You could easily adapt this basic design to make more complex layouts with more/taller towers and walls.  
May Day! May Day! Oh OK, it's a bit late, but that was the theme for Friday's session at The Little House in the Park, and we're feeling extremely springy here in sunny Bath this Bank Holiday weekend. 

All of these things - giant flower, May crown and spring streamer stick - are pretty straightforward and self-explanatory really, so I won't go into lots of explanation about how we made them this time. 

It was such a lovely afternoon. At the end we took all the crafts outside into the garden and danced round a maypole, singing traditional songs. It got a bit much for some of the children after a while and we ended up in a big tangly hysterical mess. One of my favourite days at The Little House ever. 
Back at The Little House in the Park today for the first time in ages. We started off in the Holburne Museum to get inspiration from the Painted Pomp exhibition (early 1600s art and fashion), before heading back to the Little House to make some Elizabethan accessories - a fan and some shoe pom-poms. 

To make the fan we printed with gold paint onto pre-cut paper, and when it was dry we folded it, used decorative cutters round the edge, then glued sticks of gold card (with holes at one end) onto the back, using a paper fastener to hold it all together at the bottom. 

The pom-poms are made from lengths of netting folded in half, tied off with a rubber band, and poked through a hole in a small doily. We added silver decorations with paper fasteners, then tied netting under the doily for attaching to shoes. Oh man these pom-poms are cute - Matthew asked me to tie them to his slippers when we got home and he's been prancing about like a dandy ever since.
I was in a multicoloured lolly sticks kind of mood today - luckily we have a bumper pack of them in the cupboard. Phew. 

For the porcupine card, I cut a body shape out of orange card and then we glued that and the orange sticks onto the blue card, added a googly eye and coloured in the nose.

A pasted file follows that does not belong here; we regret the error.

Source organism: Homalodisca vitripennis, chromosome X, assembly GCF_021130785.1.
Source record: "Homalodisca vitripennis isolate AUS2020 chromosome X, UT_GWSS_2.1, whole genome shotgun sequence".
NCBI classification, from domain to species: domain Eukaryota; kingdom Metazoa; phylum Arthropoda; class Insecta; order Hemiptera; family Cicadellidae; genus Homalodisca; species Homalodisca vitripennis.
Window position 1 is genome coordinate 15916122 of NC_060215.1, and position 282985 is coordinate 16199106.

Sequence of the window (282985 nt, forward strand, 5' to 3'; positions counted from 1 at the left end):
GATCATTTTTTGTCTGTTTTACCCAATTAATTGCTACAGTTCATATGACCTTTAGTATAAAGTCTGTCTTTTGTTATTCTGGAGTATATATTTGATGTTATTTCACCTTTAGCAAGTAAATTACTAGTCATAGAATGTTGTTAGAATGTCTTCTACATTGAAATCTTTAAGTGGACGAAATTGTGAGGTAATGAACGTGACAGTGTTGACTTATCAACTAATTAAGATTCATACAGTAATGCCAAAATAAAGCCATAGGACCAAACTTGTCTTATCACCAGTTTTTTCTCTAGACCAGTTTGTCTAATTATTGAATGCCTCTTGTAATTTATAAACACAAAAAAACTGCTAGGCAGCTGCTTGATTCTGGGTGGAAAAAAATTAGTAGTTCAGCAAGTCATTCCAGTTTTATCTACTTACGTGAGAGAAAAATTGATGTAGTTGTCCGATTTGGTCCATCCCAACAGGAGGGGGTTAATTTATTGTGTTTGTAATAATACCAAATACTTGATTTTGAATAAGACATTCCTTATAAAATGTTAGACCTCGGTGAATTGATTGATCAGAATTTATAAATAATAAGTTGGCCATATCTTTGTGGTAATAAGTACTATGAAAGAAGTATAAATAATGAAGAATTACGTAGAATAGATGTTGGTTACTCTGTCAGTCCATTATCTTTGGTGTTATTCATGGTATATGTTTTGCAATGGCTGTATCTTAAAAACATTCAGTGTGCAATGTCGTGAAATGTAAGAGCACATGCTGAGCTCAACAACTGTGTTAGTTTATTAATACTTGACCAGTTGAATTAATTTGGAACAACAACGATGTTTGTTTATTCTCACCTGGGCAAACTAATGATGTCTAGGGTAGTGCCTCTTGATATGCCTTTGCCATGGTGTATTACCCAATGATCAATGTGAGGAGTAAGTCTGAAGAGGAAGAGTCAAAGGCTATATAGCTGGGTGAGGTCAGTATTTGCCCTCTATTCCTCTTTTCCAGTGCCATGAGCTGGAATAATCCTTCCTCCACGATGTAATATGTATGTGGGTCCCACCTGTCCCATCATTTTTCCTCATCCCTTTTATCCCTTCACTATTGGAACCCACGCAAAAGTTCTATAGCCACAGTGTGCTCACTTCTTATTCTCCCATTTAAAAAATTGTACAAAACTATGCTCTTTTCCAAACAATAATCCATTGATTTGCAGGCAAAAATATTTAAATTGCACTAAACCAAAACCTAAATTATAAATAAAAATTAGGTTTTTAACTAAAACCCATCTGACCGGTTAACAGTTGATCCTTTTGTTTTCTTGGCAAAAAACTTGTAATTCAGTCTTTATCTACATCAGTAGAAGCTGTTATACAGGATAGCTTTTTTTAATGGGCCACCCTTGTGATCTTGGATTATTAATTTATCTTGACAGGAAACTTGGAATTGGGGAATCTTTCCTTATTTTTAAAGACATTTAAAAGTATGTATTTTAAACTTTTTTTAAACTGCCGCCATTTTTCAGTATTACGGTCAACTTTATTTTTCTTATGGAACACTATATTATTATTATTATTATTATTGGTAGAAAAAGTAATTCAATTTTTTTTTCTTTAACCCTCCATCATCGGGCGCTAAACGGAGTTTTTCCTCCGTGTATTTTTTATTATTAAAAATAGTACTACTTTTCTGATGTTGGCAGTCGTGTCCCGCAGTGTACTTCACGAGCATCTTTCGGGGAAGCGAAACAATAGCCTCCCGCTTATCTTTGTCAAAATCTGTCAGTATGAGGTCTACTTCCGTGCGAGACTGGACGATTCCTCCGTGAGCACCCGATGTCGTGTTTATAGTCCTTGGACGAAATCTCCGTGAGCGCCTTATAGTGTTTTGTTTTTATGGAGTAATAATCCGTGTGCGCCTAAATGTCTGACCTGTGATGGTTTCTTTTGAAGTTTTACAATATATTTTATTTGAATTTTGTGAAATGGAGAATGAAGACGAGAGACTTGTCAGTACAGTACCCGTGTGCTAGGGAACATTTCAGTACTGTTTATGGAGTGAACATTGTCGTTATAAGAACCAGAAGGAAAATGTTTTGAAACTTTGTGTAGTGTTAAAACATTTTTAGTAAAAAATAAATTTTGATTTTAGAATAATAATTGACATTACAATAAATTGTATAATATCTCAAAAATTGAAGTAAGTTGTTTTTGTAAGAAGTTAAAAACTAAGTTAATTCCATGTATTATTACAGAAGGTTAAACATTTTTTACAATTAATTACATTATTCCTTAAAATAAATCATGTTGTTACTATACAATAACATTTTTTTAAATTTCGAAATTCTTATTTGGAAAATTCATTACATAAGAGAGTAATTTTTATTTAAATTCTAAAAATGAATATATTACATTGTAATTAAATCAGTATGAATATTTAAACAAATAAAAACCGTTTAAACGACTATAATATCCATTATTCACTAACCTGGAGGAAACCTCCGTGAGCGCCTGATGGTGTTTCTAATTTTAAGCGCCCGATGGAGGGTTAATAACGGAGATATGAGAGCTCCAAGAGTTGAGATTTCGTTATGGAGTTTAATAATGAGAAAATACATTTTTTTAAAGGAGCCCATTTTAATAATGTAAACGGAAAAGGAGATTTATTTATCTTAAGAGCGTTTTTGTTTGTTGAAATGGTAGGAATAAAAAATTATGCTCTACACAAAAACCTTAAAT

The monsters on sticks couldn't be easier to make - just wrap pipe cleaners around sticks in whatever shape you fancy and add googly eyes (we used extra big fluffy pipe cleaners). Matthew's passion for googly eyes apparently knows no bounds. 

For the tulips, we painted some bits of card first (quite subtle here but you could go wild), cut out the petal shapes when they were dry, and glued them onto green sticks. The vase is an empty plastic vanilla essence bottle with its top cut off. Matthew took ages decorating it with dotty stickers in an impressively painstaking way. Blimey. This is new. 
It's nearly Easter, so no big surprises here: it's all about the bunnies and eggs this week. 

The woolly egg is something we made at The Little House in the Park. You need a partially blown up balloon, lengths of wool in different colours, and some watery glue. Just dunk the wool in the glue and wrap it round the balloon in lots of layers. When it's all dry, pop the balloon, and voila! A woolly egg. I think we could have done with using a smaller balloon and more wool, but it's still pretty effective and I love this idea. Wonder if it would work with balloon animals...? 

For the card we used paint pens, which dry in really nice pastel shades. Matthew did loads of painting on different bits of paper and then I cut out some egg shapes from them which we stuck onto cream card.

The bunny ears are just cotton wool glued onto pink card cut and folded into ear shapes, then taped onto an alice band. I had to use quite a lot of tape to keep them upright - anyone have any tips about this? 

Anyway - Happy Easter. May your eggs be of the highest quality chocolate. 
Last week at The Little House in the Park we did some book-related crafts, to mark the end of Bath's Literature Festival. The Very Hungry Caterpillar was a good choice - everyone knows it, the story is nice and simple, and there are lots of colourful pictures to draw inspiration from. 

First we made a lovely big butterfly, by blobbing lots of paint on one side of some thick folded paper and then pressing the two sides together to make a mirror print. We cut the shape out when it was dry, and added a pipe cleaner body.

Next we stuffed a stripey sock with scrunched up tissue paper, tied it with wool, and added googly eyes and pipe cleaner antennae to make a caterpillar puppet. (This is Matthew's favourite: he likes bouncing it round the house doing squeaky caterpillar voices and finding new places to hang it.)

Finally, we made our own interactive version of the book. We started with a thin paint wash over both sides of a long strip of folded paper, and when that was dry we stuck the fruit on and cut out holes. The cover of the book is a green felt leaf with a pipe cleaner caterpillar nestled inside ready to take out and weave through the holes.